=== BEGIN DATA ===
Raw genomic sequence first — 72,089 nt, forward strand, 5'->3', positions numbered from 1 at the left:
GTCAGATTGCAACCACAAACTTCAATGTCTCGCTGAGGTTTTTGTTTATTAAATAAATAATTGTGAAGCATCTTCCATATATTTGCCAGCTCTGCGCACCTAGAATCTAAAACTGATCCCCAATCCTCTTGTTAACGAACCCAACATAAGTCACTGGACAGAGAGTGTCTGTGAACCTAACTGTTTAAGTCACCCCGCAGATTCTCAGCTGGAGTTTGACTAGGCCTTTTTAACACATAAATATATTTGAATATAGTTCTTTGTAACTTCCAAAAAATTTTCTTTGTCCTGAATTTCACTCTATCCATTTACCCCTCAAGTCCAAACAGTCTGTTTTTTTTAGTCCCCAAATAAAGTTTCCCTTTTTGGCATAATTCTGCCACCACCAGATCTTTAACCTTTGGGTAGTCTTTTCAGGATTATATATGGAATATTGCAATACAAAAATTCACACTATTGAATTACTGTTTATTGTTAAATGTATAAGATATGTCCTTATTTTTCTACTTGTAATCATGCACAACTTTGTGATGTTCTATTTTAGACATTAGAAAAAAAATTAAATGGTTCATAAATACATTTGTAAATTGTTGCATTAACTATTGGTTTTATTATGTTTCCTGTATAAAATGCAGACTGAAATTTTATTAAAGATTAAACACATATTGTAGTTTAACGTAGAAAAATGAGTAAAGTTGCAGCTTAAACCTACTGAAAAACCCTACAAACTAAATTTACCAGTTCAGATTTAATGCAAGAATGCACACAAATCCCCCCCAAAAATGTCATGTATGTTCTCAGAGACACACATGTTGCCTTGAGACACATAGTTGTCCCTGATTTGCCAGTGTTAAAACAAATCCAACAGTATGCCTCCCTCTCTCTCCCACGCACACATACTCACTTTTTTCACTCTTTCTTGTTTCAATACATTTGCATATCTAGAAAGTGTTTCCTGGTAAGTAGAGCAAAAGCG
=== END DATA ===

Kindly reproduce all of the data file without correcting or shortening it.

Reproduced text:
Raw genomic sequence first — 72,089 nt, forward strand, 5'->3', positions numbered from 1 at the left:
GTCAGATTGCAACCACAAACTTCAATGTCTCGCTGAGGTTTTTGTTTATTAAATAAATAATTGTGAAGCATCTTCCATATATTTGCCAGCTCTGCGCACCTAGAATCTAAAACTGATCCCCAATCCTCTTGTTAACGAACCCAACATAAGTCACTGGACAGAGAGTGTCTGTGAACCTAACTGTTTAAGTCACCCCGCAGATTCTCAGCTGGAGTTTGACTAGGCCTTTTTAACACATAAATATATTTGAATATAGTTCTTTGTAACTTCCAAAAAATTTTCTTTGTCCTGAATTTCACTCTATCCATTTACCCCTCAAGTCCAAACAGTCTGTTTTTTTTAGTCCCCAAATAAAGTTTCCCTTTTTGGCATAATTCTGCCACCACCAGATCTTTAACCTTTGGGTAGTCTTTTCAGGATTATATATGGAATATTGCAATACAAAAATTCACACTATTGAATTACTGTTTATTGTTAAATGTATAAGATATGTCCTTATTTTTCTACTTGTAATCATGCACAACTTTGTGATGTTCTATTTTAGACATTAGAAAAAAAATTAAATGGTTCATAAATACATTTGTAAATTGTTGCATTAACTATTGGTTTTATTATGTTTCCTGTATAAAATGCAGACTGAAATTTTATTAAAGATTAAACACATATTGTAGTTTAACGTAGAAAAATGAGTAAAGTTGCAGCTTAAACCTACTGAAAAACCCTACAAACTAAATTTACCAGTTCAGATTTAATGCAAGAATGCACACAAATCCCCCCCAAAAATGTCATGTATGTTCTCAGAGACACACATGTTGCCTTGAGACACATAGTTGTCCCTGATTTGCCAGTGTTAAAACAAATCCAACAGTATGCCTCCCTCTCTCTCCCACGCACACATACTCACTTTTTTCACTCTTTCTTGTTTCAATACATTTGCATATCTAGAAAGTGTTTCCTGGTAAGTAGAGCAAAAGCG